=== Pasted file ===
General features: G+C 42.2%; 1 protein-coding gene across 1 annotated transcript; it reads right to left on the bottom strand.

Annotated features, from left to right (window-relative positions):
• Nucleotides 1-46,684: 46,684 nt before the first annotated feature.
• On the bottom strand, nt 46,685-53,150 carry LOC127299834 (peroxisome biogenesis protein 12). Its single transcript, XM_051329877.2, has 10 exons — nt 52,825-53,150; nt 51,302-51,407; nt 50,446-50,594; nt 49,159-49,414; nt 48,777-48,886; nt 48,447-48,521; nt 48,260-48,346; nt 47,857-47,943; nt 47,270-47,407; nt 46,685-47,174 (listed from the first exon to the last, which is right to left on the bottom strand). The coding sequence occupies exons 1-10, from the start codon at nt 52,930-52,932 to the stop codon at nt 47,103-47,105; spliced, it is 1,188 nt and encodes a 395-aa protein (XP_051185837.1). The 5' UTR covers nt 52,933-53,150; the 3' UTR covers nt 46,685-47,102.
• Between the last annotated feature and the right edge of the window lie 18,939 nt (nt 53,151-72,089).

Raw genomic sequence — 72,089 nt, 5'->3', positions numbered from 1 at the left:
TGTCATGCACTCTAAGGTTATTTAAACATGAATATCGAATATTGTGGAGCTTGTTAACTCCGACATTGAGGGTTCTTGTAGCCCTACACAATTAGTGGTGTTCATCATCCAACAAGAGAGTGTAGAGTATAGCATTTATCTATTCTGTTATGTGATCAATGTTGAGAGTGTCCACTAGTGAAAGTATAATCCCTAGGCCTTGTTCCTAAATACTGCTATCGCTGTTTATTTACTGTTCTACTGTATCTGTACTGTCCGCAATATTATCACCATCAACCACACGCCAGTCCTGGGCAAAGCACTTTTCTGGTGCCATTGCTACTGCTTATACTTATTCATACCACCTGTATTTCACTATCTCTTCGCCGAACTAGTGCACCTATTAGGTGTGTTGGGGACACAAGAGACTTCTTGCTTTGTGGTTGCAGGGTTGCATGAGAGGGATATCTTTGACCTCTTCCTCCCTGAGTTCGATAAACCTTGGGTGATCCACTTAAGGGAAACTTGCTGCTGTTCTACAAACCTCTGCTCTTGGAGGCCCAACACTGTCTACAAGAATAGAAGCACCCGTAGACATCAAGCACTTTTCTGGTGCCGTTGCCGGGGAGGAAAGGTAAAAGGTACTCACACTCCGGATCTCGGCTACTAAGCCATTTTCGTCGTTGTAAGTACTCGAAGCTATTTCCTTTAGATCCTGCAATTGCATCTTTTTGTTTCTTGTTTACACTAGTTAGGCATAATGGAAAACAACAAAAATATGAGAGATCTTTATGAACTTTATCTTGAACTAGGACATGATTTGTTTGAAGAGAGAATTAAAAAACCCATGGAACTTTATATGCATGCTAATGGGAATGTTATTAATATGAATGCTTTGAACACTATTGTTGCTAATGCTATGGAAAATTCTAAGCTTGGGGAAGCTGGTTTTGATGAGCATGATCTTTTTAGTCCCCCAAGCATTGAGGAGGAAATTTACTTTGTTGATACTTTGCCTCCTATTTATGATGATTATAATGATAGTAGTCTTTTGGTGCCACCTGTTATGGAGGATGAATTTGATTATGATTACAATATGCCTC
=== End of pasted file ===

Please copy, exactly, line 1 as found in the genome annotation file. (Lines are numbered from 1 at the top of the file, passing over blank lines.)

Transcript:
General features: G+C 42.2%; 1 protein-coding gene across 1 annotated transcript; it reads right to left on the bottom strand.